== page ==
Our first stop after the wedding was Moline, Illinois, where my older brother lives. When we had been planning our route from Michigan to Rapid City on a map, my husband noticed that we would be in the vicinity of Moline, and suggested we spend a few nights there so we could visit with him. “We’re going to see him at the wedding”, I pointed out, but John, the southerner in the family, felt like it would be rude to pass by without visiting.
Frank, as it turned out, had a trip of his own in the works, and was leaving on Wednesday, but we assured him we’d be out of his hair by Tuesday.
While in Moline, we visited the Putnam Museum in Davenport, Iowa, just across the Mississippi River from Moline. Like many small town museums, it has a little bit of this and a little bit of that. Here are some pictures:
|Fossilized turtle shell|
|If it's a War Eagle, why isn't it in Auburn?|
|I forget what this pump is for.|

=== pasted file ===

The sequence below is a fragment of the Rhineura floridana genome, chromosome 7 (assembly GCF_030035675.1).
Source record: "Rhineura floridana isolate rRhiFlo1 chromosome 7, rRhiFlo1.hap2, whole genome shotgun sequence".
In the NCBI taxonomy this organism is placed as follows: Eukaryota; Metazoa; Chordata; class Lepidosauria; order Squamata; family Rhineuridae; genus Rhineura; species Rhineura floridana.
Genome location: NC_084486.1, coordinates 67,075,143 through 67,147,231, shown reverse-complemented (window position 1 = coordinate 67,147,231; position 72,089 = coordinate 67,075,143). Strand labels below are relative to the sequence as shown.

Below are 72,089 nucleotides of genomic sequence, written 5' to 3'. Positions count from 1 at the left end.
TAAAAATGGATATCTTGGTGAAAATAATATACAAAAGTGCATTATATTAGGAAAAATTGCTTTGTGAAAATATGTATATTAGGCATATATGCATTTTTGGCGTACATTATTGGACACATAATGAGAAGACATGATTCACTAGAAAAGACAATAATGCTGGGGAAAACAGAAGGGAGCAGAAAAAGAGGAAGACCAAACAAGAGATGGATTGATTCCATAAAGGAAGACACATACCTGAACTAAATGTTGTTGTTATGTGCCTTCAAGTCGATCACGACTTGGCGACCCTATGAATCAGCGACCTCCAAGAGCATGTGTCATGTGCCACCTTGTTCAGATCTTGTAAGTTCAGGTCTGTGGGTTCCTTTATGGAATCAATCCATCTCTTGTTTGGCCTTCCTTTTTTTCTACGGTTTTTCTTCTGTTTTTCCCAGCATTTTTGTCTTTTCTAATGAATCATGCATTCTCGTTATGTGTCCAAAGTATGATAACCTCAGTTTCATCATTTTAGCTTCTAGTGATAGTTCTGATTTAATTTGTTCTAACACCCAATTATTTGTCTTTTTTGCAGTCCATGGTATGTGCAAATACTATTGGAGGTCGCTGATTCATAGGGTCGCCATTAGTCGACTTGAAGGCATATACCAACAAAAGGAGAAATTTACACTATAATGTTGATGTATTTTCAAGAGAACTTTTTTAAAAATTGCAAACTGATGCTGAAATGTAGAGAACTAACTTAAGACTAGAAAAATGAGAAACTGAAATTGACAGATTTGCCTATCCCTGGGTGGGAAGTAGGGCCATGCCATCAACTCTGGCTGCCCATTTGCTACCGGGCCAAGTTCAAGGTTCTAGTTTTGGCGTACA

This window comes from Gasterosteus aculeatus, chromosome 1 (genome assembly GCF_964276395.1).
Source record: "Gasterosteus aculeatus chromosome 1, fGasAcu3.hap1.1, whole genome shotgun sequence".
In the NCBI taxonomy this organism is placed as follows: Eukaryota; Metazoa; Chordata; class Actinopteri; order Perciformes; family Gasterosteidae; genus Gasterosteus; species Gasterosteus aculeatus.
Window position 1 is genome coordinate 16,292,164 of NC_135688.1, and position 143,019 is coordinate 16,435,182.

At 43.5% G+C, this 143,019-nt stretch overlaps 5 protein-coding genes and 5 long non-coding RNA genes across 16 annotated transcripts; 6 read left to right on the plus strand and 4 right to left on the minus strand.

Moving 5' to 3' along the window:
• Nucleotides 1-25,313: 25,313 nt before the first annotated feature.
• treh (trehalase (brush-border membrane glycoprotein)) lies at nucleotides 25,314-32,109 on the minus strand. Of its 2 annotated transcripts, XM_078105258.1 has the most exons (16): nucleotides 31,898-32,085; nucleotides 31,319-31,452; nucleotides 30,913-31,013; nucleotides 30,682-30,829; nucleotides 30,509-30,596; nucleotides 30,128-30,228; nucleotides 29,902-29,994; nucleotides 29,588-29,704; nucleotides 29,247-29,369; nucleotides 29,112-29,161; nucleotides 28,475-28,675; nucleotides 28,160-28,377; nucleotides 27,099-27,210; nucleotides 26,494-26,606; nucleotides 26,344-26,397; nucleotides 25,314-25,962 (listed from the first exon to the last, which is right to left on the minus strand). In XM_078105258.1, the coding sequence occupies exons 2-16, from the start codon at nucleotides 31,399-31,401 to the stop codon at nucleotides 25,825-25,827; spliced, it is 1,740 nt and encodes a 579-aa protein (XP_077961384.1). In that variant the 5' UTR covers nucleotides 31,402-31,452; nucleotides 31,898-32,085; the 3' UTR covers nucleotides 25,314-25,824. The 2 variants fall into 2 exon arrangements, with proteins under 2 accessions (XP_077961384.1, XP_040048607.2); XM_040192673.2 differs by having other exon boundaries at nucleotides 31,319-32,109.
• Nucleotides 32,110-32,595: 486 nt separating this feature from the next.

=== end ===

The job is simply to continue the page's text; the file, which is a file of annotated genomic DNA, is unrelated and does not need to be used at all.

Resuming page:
|Crocheted Coral Reef|
|Detail of the reef|
After we saw the museum, we went back to Moline to take the water taxi. The water taxi is an actual taxi that takes you from the casino across the river to Davenport, to downtown Moline and back to the casino, but we didn’t get out at any of the stops, just saw the sights as we cruised along. When we got to the casino stop, we found out that the schedule had been altered because one pilot didn’t show up, and we had 45 minutes before the next one. It was also lunch time. “There’s a guy who sells bratwurst out of a cart further up the river”, my brother said. That was all I needed to hear. It turns out he also sells hot dogs, chips, drinks and cookies. I had a brat and some chips with a diet drink (yeah, I know), and the man gave me his last pack of cookies. It must be my acquired Southern charm.
|Mississippi River Bridge|
You may notice there are no levees on the Davenport side of the river. Frank explained that the river curves downstream from Rock Island and Davenport. The fear is that adding a levee to the Iowa side of the river would cause floodwaters to be funneled between the two cities onto the farmland at that point, causing erosion.
The next day we were up bright and early to travel to Sioux Falls, South Dakota. That was the stop where we saw the first of the two zoos.